From his Downtown desk, DPJ Fashion Editor Corbin Chamberlin and his team look beyond the central city and share their views on people and happenings affecting our Valley’s material world.

DPJ Fashion Editor Corbin Chamberlin chatted with Ken Downing, the Senior Vice President and Fashion Director of Neiman Marcus. Dressed in Gucci and looking divine, Ken discussed trends, sales and other fashionable happenings with us. Read our conversation with Ken below.

What do you look for when you take on a new or young brand?
There can be risk. When I look for a young designer, I look for someone who has a complete understanding and balance of creative and commerce. There is a lot of young talent out there who doesn’t understand the business aspect of what fashion is; they don’t always bring on really talented business people. I like to find young and emerging talent that has a solid understanding of business, someone like a Jason Wu, who was really more interested early on, to design the craft of dressmaking and building a business on his talent, instead of building a business on his name and his potential celebrity. Actually, I found Jason, and brought him to Neiman Marcus, before all of the excitement around him with the first lady. He’s the real deal. He’s very committed and has a real understanding of who his customer is. That is a really important part of it. A lot of people want to design clothes, but they don’t think about who their customer is. When they’re making these clothes and putting prices on them, asking ‘who that woman is’ and will she spend that much money on clothes.

Talk to me about the Cusp project at NM.
We’re actually taking our contemporary world and re-branding it as ‘Cusp’. Not unlike what they did with 5F at Bergdorf Goodman. Instead of it being a really contemporary department, we’re actually redesigning the look of it, so it will almost be a shop within the store. It will have a very certain point of view and a definite look in the interior. It will also have its own packaging and its own shopping bags. We’re also going to be doing separate marketing, which will come under the Cusp label. We have a couple of freestanding stores now.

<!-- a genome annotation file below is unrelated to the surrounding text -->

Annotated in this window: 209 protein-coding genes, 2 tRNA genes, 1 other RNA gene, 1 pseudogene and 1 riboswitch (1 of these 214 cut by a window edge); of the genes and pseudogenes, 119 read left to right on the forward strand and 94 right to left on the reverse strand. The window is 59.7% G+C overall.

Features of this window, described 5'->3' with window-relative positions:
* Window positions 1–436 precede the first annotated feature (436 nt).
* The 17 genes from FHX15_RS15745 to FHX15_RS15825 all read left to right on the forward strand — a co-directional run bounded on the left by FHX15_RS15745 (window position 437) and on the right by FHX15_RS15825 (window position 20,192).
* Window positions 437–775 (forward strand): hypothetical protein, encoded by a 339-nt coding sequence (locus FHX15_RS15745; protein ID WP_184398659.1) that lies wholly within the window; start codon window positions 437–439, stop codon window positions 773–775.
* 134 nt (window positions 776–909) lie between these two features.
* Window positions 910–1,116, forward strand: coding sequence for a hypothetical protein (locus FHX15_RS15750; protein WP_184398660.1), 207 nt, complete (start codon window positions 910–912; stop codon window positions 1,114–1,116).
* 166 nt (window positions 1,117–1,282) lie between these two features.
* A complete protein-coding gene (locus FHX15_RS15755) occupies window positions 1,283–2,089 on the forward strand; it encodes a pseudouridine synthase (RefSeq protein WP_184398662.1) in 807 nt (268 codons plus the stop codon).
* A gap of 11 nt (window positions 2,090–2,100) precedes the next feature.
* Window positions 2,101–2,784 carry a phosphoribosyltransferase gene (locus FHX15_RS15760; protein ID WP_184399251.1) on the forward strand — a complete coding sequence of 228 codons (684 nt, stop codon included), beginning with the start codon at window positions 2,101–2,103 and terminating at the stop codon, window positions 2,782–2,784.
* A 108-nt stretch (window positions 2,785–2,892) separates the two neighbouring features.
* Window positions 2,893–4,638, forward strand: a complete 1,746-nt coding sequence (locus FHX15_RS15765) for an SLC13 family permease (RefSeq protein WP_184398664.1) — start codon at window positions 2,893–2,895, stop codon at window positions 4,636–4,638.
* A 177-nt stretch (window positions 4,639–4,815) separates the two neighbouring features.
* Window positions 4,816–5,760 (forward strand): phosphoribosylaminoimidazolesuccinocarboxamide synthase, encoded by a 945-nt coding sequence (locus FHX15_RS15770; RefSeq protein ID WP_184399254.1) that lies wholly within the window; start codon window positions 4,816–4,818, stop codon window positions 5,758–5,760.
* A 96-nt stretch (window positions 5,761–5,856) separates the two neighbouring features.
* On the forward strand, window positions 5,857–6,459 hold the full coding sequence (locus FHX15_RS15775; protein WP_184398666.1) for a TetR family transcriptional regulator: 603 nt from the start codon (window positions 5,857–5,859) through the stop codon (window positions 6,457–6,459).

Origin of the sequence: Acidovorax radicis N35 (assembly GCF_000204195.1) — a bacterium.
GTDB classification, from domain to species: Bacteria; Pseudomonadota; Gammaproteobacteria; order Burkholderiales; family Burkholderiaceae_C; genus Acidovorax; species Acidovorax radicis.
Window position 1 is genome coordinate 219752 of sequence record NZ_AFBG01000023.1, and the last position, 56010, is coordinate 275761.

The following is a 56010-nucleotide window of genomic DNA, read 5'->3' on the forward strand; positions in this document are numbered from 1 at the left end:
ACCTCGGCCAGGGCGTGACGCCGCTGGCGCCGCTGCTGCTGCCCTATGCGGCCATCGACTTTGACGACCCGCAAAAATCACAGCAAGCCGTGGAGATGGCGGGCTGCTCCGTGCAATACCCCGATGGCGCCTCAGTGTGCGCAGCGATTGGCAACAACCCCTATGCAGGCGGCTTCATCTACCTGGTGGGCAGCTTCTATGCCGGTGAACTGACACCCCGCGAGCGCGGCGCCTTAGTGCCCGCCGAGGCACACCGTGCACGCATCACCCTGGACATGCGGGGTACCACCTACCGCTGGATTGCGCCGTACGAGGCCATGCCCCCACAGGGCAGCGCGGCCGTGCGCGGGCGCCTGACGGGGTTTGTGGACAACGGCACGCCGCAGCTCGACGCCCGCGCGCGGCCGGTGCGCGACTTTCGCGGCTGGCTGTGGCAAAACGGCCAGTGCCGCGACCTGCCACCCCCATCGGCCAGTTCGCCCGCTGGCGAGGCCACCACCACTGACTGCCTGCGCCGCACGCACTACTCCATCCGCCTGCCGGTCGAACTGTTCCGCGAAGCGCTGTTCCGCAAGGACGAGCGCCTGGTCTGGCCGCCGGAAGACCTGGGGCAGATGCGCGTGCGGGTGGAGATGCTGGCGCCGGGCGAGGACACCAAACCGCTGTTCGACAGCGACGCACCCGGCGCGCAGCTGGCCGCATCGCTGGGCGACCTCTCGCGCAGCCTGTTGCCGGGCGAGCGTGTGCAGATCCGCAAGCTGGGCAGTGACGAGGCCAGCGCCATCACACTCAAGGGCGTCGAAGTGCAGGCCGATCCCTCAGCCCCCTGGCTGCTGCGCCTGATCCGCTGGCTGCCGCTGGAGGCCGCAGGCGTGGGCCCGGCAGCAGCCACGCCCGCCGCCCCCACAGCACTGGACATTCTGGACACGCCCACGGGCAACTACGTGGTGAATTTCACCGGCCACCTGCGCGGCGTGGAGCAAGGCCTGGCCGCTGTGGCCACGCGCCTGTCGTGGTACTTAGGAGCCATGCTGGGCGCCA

I understand your sales of fur have rocketed.
You know it’s been interesting. We have been selling fur at Neiman Marcus since July and it’s been hot all over the country, everywhere. It’s all about the new technology, a lot of it’s knitted, laser and lightweight. It’s remarkable, heavy wools and cashmeres don’t sell when it’s warm, but fur, is not affected. I feel a lot of the fur craze has been driven by the fur vest and chubbies, and the colors.

Can we thank Anna for the fur sales?
(laughs) Well, Anna is certainly a huge proponent of fur. We’re seeing a lot of fur because designers are really trying to put luxury back into their collections. This started over a year ago. After the recession, people were trying to navigate the challenging financial climate that this country and world were going through. A lot of the beautiful details and touches became not as important in the collection, because it felt extravagant. Now that we’re seeing a change in the economy – it’s certainly not cleaned up 100% – designers are feeling more comfortable about putting those luxurious touches back into their collection.

As fashion director, how do you inspire consumers to open up their wallets and spend?
A lot of it has to do with our catalogs. It’s interesting, when you open up a magazine, especially those big fashion issues like September, there is so much advertising and you need to really make a compelling campaign that burns through all the other add campaigns. As fashion director, I select all the pieces for the catalog from the front row to determine what’s going to be photographed in the campaign. I can’t tell you too much, but you’re going to be thrilled with our spring catalog. I really believe in giving women confidence and looking great. You realize in this world of fashion, that there are magazine editors, bloggers – everyone has a fashion opinion. I think one way Neiman Marcus really inspires women is that we are very definitive and have a definite point of view. That’s why I call out trends every season. It becomes a roadmap to a woman. I truly, in my soul, believe that women should look beautiful, pretty and glamorous as they want to be. A lot of times retailers will look for the peculiar and bizarre, and even try to talk over the customers head. Women just want to look great. I really try to instill how to look the best you can and be very authentic about it.